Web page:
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Mon, Jan 14, 2013

Boeing Tests CHAMP Microwave Weapon In Utah

Missile Knocks Out Electronics With Little To No Collateral Damage

A recent weapons flight test in the Utah desert may change future warfare after the missile successfully defeated electronic targets with little to no collateral damage.

Boeing and the U.S. Air Force Research Laboratory (AFRL) Directed Energy Directorate, Kirtland Air Force Base, NM, successfully tested the Counter-electronics High-powered Microwave Advanced Missile Project (CHAMP) during a flight over the Utah Test and Training Range. CHAMP, which renders electronic targets useless, is a non-kinetic alternative to traditional explosive weapons that use the energy of motion to defeat a target.

During the test, the CHAMP missile navigated a pre-programmed flight plan and emitted bursts of high-powered energy, effectively knocking out the target's data and electronic subsystems. CHAMP allows for selective high-frequency radio wave strikes against numerous targets during a single mission.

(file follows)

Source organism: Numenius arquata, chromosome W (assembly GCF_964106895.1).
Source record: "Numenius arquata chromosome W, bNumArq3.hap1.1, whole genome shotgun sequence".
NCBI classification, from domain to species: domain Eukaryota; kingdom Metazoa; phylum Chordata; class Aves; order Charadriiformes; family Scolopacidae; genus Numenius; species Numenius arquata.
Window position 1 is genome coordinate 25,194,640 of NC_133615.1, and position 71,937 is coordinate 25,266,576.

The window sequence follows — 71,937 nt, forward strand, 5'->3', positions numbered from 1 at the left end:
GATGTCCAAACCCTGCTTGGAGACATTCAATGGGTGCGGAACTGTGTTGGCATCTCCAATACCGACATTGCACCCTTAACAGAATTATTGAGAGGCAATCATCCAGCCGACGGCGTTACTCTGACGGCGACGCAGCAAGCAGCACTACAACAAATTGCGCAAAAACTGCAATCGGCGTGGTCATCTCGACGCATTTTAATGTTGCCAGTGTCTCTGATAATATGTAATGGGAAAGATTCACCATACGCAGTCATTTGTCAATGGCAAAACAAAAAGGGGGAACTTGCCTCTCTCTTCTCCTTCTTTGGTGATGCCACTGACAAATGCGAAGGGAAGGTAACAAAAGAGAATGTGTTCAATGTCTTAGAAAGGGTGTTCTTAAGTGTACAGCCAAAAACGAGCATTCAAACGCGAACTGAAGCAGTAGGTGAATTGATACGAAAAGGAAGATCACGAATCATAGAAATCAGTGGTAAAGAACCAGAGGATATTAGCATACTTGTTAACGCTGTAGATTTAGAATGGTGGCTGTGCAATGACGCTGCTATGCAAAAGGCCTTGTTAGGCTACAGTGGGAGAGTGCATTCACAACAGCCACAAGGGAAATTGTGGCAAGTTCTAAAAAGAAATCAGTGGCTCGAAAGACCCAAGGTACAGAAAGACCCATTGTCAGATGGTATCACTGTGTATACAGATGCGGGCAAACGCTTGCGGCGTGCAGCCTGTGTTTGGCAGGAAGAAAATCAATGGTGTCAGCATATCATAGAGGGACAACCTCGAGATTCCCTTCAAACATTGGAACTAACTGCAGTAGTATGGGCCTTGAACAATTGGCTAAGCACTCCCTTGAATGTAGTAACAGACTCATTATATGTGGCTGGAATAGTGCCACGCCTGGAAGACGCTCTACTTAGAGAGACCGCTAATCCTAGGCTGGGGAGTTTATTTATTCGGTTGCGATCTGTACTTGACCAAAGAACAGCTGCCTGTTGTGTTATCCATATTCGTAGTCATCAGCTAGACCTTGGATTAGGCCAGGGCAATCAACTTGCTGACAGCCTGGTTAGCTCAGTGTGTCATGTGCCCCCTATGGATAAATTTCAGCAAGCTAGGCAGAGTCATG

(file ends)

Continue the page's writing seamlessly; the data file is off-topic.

"This technology marks a new era in modern-day warfare," said Keith Coleman, CHAMP program manager for Boeing Phantom Works. "In the near future, this technology may be used to render an enemy’s electronic and data systems useless even before the first troops or aircraft arrive."

CHAMP first flew in 2011. Boeing says the three-year, $38 million joint capability technology demonstration program includes ground and flight demonstrations that focus on technology integration risk reduction and military utility.

(Image from Boeing video)

FMI: www.boeing.com

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